Emerging in the mid-2000s, in a sea of “leather jacket, proper lad bands,” as Tom puts it, Wild Beasts remained at odds with their surroundings at every opportunity. That ‘rub’ was inescapable – it even manifested itself within the band itself. “Certainly on our first record [2008’s ‘Limbo, Panto’], I think we all played on ten all the time,” says Ben. “We were all trying to get our point across.”
By contrast, the spacious ‘Present Tense’ felt like both a breather and a turning point. Sure, the Mercury snub must have stung, but as the band’s first Top Ten album, it propelled them into higher climes, showcasing a band who finally felt a fully cohesive unit in the process. Heading towards ‘Boy King’, there were arena dates with The National in their back pockets; festival headline slots in their diaries. The temptation to tread water was never present, though there was always a tendency to remain close to that mast they first nailed their colours to. Over time, it became limiting.
“I think there was a bottleneck, in terms of our craft,” Hayden admits with a laugh, while Ben cites the “element of surprise” that keeps his favourite bands relevant – “we want to shock you and keep you interested in that way.”
“If we’d have followed the line of design of ‘Present Tense’, it’s like music by maths,” says Hayden. “It was so meticulous and so detailed, and we went to such extraordinary lengths to construct it. It was either that – we start putting the lab coats on - or we put the leather jackets on. And of course you put the leather jackets on!”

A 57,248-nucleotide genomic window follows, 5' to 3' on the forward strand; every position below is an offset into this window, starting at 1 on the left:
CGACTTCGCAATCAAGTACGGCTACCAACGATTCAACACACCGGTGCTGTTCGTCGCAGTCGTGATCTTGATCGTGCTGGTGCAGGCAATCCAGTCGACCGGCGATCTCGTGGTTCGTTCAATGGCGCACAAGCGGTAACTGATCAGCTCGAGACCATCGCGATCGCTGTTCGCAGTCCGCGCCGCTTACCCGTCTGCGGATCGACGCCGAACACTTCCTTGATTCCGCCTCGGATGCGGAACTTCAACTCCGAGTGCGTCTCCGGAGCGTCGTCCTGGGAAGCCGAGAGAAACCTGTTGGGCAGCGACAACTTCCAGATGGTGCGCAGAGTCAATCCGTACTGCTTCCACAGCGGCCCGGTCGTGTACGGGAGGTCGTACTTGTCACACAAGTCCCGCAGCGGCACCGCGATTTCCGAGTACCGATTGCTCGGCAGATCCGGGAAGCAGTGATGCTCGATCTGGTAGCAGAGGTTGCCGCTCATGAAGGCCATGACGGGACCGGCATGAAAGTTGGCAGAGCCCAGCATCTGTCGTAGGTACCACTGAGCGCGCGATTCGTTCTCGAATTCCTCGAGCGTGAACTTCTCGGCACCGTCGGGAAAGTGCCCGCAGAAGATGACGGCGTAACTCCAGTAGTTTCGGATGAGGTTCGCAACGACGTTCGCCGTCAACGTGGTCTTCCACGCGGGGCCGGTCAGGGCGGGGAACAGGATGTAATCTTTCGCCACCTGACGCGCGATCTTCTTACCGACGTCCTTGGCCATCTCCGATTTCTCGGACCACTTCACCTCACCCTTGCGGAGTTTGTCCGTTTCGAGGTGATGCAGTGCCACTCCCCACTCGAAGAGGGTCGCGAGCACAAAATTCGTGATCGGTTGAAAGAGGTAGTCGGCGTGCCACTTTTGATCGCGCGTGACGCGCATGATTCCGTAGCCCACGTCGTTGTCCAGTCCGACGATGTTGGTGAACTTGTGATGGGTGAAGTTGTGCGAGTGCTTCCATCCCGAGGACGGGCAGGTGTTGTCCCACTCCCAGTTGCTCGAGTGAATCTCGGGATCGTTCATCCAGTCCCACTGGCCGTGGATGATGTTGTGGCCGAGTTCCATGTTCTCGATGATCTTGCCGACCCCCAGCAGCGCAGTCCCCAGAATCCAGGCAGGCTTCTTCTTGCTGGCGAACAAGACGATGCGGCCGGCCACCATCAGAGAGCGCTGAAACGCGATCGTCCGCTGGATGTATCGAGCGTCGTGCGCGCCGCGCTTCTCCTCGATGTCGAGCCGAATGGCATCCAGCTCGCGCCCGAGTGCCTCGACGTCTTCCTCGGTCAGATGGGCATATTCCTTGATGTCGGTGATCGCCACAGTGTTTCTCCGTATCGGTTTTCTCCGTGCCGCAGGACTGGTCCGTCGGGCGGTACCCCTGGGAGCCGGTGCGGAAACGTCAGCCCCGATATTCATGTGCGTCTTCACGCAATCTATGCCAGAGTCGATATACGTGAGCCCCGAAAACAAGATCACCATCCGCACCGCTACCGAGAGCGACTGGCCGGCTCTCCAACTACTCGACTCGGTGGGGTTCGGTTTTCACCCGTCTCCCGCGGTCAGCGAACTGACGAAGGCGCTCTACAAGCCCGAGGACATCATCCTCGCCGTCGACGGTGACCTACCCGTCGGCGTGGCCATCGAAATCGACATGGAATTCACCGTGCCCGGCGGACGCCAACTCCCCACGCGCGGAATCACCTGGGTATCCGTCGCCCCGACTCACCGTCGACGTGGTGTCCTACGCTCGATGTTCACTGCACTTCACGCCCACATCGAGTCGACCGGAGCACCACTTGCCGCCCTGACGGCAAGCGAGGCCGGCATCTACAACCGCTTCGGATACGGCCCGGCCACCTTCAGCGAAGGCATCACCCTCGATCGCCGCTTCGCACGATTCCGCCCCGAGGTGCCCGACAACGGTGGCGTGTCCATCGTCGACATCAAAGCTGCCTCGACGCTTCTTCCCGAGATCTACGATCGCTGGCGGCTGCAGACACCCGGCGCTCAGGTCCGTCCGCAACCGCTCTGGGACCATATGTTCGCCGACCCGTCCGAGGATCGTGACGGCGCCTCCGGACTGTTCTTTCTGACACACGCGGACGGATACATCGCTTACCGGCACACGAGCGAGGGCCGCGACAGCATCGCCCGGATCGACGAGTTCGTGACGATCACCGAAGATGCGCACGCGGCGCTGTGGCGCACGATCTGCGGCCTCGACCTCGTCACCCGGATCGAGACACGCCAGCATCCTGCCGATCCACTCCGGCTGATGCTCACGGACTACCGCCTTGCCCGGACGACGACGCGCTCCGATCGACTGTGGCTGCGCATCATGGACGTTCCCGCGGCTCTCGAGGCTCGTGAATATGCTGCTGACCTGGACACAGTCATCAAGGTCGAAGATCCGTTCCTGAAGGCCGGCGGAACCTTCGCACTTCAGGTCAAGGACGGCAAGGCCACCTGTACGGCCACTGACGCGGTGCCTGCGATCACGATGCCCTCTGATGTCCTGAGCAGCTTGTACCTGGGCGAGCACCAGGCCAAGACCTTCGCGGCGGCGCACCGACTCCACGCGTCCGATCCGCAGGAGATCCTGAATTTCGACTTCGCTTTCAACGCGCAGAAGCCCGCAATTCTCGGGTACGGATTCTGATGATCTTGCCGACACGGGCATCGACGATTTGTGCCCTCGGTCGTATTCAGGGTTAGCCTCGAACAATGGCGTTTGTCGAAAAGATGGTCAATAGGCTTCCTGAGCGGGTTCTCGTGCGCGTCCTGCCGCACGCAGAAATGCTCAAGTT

The result of their latest reinvention is a record that takes every expectation of Wild Beasts and sends them packing. Outrageous guitar solos nestle up to their most juddering electronics to date, while the sleaze would put a red light district to shame. True, Hayden and Tom might never have shied away from the sex factor, but on ‘Boy King’ it’s taking over.
“I think all our records have been fairly sexually charged, and not always about good sex…” Tom admits, before adding with a chuckle: “In fact, almost never about good sex, or good relationships!”
‘Get My Bang’, the lead single from ‘Boy King’, showcases that filthier new dressing best. Atop squalling, screeching guitars, Hayden’s front-and-centre. “No getting it right, no getting it wrong / just getting it on” he cries - there’s no needless poetry or self-doubt here. “Don’t be ashamed of the things that satiate you,” Hayden says of ‘Get My Bang’’s mantra. “Don’t be governed by your inhibitions.”